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Joke Gone Bad


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(During the period of mourning)


The King's private study was the sort of place to hold such a private conversation. It was late at night and the King had retired with Buckingham and Baptist May. It was then that the new Earl of Dorset was admitted. The Earl was insistent upon a meeting.


The former Earl of Middlesex was in a very poor mood. The tension in the room was apparent.


"Lord Middlesex, again you have our condolences. I loved your father." Kings knew how to dissemble. "Thank you Majesty," Charles Sackville replied, trying to gain control of his temper.


"May has your paperwork. Your father's title and properties have passed to you. It will be announced at the Ball," the King declared. Baptist May inched forward with a sealed parchment. Buckingham was silent, watching Sackville like a hawk. George sensed the need to stay above the fray.


"Thank you Majesty. May I have your leave to speak freely?"


Since the King was as alone as he ever might be, the tall man waved his hand dismissively, signaling the royal permission.


"There seems to be a jest that I wish to clarify. Father Spratt claims that, in a sporting moment, he married me to ... that ... ."


"Careful man," Buckingham cautioned. Now he knew what this was about.


"Your brother's whore," and your own. "He claims it is valid but I believe it is all a jest. I suspect both the purported bride and groom were unconscious at the time. How could such a thing be valid?"


"You were awake Middlesex ... er Dorset. I was there." The King managed a serious look.


"Rochester put you up to this, that pox-riddled jackass. Sire, you know I detest the woman. Bedbugs have slept with fewer men than she."


The King fought a smile. "An experienced man comes to value an experienced wife. After all, she has lots of money, she is witty, and you two can think of no other. There is a thin line between love and hate Charles." Baptist May giggled once. George kept his serious expression, wanting to defend Heather's honor, though the King did a fine enough job. "You did say you would do it when you were dared. So, you joined with her willingly," the King continued. "What could we do?"


"You could have protected me Highness. A drunk man cannot be trusted to make such decisions."


"Drunk? You mean that punch that you and Rochester created? Half of the ladies at court were compromised in one way or another because of that prank. It is only fitting that you be punished by it. Do not act innocent milord. I know very well who was behind it. Rochester, at least, knows better and hides from me. he shall be punished. As for you, you have been punished enough I should think." The King began to chuckle. Buckingham smiled as well, given the justice of the situation.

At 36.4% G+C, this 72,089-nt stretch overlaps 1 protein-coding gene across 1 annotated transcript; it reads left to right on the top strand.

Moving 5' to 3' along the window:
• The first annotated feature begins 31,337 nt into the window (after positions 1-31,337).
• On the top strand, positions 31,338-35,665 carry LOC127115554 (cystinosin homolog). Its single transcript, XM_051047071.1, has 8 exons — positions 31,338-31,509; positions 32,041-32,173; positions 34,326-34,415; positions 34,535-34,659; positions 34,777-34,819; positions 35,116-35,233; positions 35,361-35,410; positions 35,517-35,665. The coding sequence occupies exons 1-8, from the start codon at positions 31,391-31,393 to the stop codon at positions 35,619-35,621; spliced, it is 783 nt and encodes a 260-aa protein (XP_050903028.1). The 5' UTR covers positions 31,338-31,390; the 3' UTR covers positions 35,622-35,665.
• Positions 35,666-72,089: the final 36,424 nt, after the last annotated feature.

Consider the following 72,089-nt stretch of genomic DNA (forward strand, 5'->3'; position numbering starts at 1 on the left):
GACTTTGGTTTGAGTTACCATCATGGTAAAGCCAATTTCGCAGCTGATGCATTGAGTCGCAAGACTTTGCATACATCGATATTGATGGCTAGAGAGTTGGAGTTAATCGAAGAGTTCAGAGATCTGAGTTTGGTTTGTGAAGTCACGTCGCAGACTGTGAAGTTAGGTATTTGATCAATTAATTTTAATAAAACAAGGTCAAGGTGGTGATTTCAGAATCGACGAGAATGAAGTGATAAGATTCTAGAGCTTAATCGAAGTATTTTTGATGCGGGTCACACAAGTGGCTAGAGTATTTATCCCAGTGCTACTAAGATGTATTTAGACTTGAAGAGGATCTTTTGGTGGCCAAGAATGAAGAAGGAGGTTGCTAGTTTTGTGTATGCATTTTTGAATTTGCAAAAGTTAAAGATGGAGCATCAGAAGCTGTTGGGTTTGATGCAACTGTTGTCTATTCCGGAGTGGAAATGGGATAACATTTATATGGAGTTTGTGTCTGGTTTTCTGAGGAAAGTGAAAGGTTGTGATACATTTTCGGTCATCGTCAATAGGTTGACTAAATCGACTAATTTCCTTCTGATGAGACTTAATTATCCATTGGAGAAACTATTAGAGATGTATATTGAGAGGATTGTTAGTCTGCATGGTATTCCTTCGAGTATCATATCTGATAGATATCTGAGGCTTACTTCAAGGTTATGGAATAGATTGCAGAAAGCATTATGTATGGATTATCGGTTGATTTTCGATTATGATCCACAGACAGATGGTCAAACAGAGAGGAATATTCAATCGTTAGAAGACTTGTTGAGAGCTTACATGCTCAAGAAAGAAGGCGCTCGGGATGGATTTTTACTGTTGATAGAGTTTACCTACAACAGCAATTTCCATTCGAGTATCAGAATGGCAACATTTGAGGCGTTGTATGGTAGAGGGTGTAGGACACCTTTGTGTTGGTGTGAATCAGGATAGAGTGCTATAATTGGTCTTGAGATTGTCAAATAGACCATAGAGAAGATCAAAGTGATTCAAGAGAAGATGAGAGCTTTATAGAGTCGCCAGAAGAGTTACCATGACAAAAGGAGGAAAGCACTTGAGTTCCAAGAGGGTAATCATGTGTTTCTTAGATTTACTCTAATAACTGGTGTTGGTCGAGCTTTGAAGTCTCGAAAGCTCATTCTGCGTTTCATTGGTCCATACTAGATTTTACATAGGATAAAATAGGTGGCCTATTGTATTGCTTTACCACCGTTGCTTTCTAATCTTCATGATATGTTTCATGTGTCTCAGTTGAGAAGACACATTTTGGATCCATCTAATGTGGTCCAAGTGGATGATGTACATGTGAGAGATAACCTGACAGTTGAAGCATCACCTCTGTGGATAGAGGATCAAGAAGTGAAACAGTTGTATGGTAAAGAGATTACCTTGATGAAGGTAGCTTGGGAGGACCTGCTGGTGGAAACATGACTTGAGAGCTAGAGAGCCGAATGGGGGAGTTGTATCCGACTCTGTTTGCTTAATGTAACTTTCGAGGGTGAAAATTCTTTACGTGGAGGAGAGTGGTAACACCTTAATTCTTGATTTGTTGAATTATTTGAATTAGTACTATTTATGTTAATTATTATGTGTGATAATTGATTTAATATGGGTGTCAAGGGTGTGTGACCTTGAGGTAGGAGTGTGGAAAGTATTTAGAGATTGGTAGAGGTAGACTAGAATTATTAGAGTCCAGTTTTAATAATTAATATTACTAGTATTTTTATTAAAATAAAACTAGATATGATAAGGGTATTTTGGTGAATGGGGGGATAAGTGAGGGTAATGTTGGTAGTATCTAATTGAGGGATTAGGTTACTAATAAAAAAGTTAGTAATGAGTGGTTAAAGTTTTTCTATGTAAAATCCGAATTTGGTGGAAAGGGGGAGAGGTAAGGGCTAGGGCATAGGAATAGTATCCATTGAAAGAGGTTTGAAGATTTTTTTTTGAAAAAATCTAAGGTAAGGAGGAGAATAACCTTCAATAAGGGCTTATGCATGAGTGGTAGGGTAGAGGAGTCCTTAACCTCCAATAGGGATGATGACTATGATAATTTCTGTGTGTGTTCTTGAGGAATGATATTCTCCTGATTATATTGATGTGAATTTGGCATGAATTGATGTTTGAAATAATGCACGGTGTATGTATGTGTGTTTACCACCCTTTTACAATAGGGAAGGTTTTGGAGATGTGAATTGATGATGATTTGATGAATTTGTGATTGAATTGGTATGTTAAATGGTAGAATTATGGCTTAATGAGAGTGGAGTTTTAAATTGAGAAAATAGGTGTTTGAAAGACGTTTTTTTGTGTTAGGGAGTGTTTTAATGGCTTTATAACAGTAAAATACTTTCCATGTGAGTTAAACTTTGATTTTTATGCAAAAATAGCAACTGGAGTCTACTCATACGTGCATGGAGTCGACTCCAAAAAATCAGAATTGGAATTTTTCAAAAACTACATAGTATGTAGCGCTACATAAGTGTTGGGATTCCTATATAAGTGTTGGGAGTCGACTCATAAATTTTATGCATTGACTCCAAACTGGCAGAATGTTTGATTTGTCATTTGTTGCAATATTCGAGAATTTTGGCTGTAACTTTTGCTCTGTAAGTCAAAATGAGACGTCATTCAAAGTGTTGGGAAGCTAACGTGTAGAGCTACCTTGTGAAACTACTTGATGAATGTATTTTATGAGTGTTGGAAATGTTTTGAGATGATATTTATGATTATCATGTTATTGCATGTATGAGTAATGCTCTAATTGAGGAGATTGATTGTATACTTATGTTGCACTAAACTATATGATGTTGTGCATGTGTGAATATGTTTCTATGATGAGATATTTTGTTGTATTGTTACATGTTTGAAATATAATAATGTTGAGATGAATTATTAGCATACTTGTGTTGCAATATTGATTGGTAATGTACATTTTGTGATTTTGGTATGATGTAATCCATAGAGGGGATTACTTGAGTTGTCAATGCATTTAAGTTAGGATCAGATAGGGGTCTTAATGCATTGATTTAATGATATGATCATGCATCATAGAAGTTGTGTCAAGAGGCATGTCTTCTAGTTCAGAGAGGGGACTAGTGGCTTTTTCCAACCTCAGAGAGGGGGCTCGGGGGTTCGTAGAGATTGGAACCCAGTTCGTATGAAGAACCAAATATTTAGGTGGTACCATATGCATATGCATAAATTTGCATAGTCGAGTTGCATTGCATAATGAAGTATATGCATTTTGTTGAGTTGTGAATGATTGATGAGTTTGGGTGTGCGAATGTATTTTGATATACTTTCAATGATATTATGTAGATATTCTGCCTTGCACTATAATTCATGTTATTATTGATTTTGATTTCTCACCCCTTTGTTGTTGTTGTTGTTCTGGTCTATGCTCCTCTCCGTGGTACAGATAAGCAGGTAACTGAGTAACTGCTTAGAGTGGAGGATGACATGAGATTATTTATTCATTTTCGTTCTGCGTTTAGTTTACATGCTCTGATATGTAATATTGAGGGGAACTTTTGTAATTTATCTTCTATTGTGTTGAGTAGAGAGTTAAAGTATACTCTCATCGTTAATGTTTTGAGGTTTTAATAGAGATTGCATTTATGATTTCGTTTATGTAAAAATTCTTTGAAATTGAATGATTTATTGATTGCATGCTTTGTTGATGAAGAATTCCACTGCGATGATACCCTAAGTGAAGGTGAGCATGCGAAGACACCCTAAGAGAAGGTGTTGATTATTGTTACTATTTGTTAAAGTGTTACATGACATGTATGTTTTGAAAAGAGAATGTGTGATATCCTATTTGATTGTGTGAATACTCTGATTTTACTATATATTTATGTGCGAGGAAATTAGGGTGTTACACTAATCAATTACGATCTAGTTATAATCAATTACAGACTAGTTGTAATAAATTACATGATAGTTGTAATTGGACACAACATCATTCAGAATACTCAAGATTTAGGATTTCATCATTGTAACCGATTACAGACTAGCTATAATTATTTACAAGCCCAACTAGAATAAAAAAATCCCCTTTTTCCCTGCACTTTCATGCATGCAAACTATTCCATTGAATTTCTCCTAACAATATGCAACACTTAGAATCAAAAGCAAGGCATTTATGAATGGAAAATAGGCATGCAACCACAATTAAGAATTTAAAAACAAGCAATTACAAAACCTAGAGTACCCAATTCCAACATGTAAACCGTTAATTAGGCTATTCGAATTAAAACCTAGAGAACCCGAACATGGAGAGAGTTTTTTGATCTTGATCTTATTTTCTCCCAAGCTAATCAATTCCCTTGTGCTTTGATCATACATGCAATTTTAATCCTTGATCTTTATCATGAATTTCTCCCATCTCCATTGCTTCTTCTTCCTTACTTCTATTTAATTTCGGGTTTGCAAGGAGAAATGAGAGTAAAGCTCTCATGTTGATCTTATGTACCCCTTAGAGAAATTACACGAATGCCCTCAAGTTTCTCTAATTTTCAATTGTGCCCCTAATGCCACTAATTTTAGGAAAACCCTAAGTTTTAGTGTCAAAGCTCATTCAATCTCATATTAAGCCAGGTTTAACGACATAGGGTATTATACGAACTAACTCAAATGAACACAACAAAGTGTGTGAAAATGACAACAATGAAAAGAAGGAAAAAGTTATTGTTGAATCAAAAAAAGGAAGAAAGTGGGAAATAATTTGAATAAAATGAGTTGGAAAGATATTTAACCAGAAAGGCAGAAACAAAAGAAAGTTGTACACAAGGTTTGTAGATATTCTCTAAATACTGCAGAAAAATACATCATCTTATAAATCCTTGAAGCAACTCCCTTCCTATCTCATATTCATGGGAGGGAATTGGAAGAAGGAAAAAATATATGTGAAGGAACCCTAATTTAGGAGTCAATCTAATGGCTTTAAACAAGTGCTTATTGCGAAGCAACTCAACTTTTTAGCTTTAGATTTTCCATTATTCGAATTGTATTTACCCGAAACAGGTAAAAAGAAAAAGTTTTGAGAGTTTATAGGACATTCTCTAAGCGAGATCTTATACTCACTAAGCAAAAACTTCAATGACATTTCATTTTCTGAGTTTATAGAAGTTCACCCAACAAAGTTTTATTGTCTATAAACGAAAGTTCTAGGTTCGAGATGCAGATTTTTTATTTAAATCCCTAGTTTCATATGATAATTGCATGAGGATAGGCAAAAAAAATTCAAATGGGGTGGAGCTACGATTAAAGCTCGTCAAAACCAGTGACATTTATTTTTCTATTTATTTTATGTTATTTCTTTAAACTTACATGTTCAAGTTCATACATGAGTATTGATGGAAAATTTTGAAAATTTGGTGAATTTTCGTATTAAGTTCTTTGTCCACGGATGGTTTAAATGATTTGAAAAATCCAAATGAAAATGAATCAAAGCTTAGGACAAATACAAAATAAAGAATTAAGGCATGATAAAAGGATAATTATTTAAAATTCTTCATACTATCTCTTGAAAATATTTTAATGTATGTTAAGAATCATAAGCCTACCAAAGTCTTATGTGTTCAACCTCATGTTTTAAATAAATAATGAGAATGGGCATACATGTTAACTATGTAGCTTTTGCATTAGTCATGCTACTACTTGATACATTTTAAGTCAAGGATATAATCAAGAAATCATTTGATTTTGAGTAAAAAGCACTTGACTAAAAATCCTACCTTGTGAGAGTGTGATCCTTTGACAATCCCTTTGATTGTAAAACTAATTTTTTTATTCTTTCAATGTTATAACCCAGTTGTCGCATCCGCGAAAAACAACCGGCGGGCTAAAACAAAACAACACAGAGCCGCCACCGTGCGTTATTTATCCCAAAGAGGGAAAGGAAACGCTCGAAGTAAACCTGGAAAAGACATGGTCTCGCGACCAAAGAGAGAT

"This is not a laughing matter sire. Fine me. Throw me into the Tower; but, do not bind me to that woman. You are the head of the Church of England. With but a stroke of your quill, you could annul the whole arrangement. The marriage was not consummated." Though I suspect I am one of the few lords that can claim that.


"We prefer not to get involved in such temporal affairs. You have our leave to consult with the Archbishop of Canterbury. I believe an annulment has been granted the Countess in the past."


Sackville saw where this was heading. He would get no royal relief. "What a bloody set of affairs sir," he exclaimed as he looked around the room. There was silence. The Earl of Middlesex had been caught when he was well-known for avoiding the repercussions of his actions. "Then I shall leave for Canterbury at once."


"I should hope that you would stay for our birthday sir. We should be displeased to not see you at our ball." He was going to make Dorset squirm for a time. A lesson needed to be taught.


There was a long pause before the blond earl nodded. "Of course." He was not the witty courtier in the moment. He hated himself for losing his composure for it had been a cruel trick played on him. "If I might be dismissed."


"You have our leave," the King uttered. The Earl bowed and took his exit. There was a long minute after the doors closed behind him that the room was silent. "Lady Heather Sackville, Countess Dorset," the King proclaimed to the other two witnesses. He then broke into a laugh where he was joined by his companions. "Serves him right," George observed.


Baptist May, once the laughter subsided, asked "the Countess will want to see you also. Your royal brother too?" The King gave a knowing look to his Privy Purse. "I fear I shall be indisposed for both." He laughed again. He was sure that Heather's facial expression would be priceless too; but, Sackville's expression was enough.

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